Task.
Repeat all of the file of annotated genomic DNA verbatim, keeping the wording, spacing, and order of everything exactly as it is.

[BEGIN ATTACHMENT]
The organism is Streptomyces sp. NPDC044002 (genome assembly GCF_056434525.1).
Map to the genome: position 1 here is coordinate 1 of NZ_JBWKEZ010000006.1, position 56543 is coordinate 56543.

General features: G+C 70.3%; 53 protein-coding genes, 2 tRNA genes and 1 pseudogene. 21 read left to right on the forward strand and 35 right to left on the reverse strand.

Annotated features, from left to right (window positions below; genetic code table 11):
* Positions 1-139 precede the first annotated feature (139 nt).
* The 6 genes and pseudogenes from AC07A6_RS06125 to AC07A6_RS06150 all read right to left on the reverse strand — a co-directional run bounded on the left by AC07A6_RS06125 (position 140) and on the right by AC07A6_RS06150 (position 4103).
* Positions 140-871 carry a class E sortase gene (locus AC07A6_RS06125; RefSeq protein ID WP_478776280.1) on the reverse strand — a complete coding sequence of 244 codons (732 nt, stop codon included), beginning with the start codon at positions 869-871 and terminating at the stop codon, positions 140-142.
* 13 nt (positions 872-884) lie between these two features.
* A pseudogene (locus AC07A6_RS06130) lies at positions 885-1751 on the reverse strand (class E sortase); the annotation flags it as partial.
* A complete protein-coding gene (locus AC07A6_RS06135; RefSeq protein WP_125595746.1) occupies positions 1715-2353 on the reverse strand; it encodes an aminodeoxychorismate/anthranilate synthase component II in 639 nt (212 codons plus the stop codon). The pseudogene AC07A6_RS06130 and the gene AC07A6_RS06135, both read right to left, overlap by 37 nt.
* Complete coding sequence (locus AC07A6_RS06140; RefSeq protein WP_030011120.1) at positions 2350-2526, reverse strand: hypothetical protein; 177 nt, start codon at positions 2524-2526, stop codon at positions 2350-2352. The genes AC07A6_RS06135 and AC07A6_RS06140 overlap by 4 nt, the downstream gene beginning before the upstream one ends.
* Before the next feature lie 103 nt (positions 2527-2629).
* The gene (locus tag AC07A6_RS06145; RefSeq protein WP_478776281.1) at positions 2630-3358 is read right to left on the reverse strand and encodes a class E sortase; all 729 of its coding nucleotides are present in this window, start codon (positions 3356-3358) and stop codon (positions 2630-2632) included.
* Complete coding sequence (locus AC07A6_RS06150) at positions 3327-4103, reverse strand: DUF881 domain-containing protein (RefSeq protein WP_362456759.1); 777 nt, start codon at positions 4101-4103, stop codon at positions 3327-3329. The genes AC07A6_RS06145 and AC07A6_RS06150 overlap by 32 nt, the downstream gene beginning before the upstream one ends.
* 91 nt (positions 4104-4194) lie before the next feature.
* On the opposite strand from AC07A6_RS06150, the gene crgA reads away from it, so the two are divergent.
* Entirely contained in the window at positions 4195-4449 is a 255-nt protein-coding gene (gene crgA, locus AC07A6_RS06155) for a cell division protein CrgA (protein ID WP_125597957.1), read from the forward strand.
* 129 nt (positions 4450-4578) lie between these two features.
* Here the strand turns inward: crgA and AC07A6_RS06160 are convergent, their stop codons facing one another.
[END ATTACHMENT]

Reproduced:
The organism is Streptomyces sp. NPDC044002 (genome assembly GCF_056434525.1).
Map to the genome: position 1 here is coordinate 1 of NZ_JBWKEZ010000006.1, position 56543 is coordinate 56543.

General features: G+C 70.3%; 53 protein-coding genes, 2 tRNA genes and 1 pseudogene. 21 read left to right on the forward strand and 35 right to left on the reverse strand.

Annotated features, from left to right (window positions below; genetic code table 11):
* Positions 1-139 precede the first annotated feature (139 nt).
* The 6 genes and pseudogenes from AC07A6_RS06125 to AC07A6_RS06150 all read right to left on the reverse strand — a co-directional run bounded on the left by AC07A6_RS06125 (position 140) and on the right by AC07A6_RS06150 (position 4103).
* Positions 140-871 carry a class E sortase gene (locus AC07A6_RS06125; RefSeq protein ID WP_478776280.1) on the reverse strand — a complete coding sequence of 244 codons (732 nt, stop codon included), beginning with the start codon at positions 869-871 and terminating at the stop codon, positions 140-142.
* 13 nt (positions 872-884) lie between these two features.
* A pseudogene (locus AC07A6_RS06130) lies at positions 885-1751 on the reverse strand (class E sortase); the annotation flags it as partial.
* A complete protein-coding gene (locus AC07A6_RS06135; RefSeq protein WP_125595746.1) occupies positions 1715-2353 on the reverse strand; it encodes an aminodeoxychorismate/anthranilate synthase component II in 639 nt (212 codons plus the stop codon). The pseudogene AC07A6_RS06130 and the gene AC07A6_RS06135, both read right to left, overlap by 37 nt.
* Complete coding sequence (locus AC07A6_RS06140; RefSeq protein WP_030011120.1) at positions 2350-2526, reverse strand: hypothetical protein; 177 nt, start codon at positions 2524-2526, stop codon at positions 2350-2352. The genes AC07A6_RS06135 and AC07A6_RS06140 overlap by 4 nt, the downstream gene beginning before the upstream one ends.
* Before the next feature lie 103 nt (positions 2527-2629).
* The gene (locus tag AC07A6_RS06145; RefSeq protein WP_478776281.1) at positions 2630-3358 is read right to left on the reverse strand and encodes a class E sortase; all 729 of its coding nucleotides are present in this window, start codon (positions 3356-3358) and stop codon (positions 2630-2632) included.
* Complete coding sequence (locus AC07A6_RS06150) at positions 3327-4103, reverse strand: DUF881 domain-containing protein (RefSeq protein WP_362456759.1); 777 nt, start codon at positions 4101-4103, stop codon at positions 3327-3329. The genes AC07A6_RS06145 and AC07A6_RS06150 overlap by 32 nt, the downstream gene beginning before the upstream one ends.
* 91 nt (positions 4104-4194) lie before the next feature.
* On the opposite strand from AC07A6_RS06150, the gene crgA reads away from it, so the two are divergent.
* Entirely contained in the window at positions 4195-4449 is a 255-nt protein-coding gene (gene crgA, locus AC07A6_RS06155) for a cell division protein CrgA (protein ID WP_125597957.1), read from the forward strand.
* 129 nt (positions 4450-4578) lie between these two features.
* Here the strand turns inward: crgA and AC07A6_RS06160 are convergent, their stop codons facing one another.